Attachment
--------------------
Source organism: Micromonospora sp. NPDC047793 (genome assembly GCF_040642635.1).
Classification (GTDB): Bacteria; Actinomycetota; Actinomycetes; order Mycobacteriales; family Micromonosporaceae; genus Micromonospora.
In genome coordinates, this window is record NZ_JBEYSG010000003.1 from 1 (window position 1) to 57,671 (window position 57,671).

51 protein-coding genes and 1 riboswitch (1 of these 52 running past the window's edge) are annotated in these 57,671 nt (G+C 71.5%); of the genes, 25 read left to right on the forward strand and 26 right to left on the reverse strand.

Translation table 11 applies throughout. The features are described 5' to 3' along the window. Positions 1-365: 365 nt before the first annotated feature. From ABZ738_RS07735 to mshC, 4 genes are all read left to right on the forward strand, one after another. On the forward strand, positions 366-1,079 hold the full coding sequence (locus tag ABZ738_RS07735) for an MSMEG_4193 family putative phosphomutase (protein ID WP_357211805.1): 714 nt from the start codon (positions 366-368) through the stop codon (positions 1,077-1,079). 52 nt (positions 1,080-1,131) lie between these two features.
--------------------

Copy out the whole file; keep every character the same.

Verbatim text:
Source organism: Micromonospora sp. NPDC047793 (genome assembly GCF_040642635.1).
Classification (GTDB): Bacteria; Actinomycetota; Actinomycetes; order Mycobacteriales; family Micromonosporaceae; genus Micromonospora.
In genome coordinates, this window is record NZ_JBEYSG010000003.1 from 1 (window position 1) to 57,671 (window position 57,671).

51 protein-coding genes and 1 riboswitch (1 of these 52 running past the window's edge) are annotated in these 57,671 nt (G+C 71.5%); of the genes, 25 read left to right on the forward strand and 26 right to left on the reverse strand.

Translation table 11 applies throughout. The features are described 5' to 3' along the window. Positions 1-365: 365 nt before the first annotated feature. From ABZ738_RS07735 to mshC, 4 genes are all read left to right on the forward strand, one after another. On the forward strand, positions 366-1,079 hold the full coding sequence (locus tag ABZ738_RS07735) for an MSMEG_4193 family putative phosphomutase (protein ID WP_357211805.1): 714 nt from the start codon (positions 366-368) through the stop codon (positions 1,077-1,079). 52 nt (positions 1,080-1,131) lie between these two features.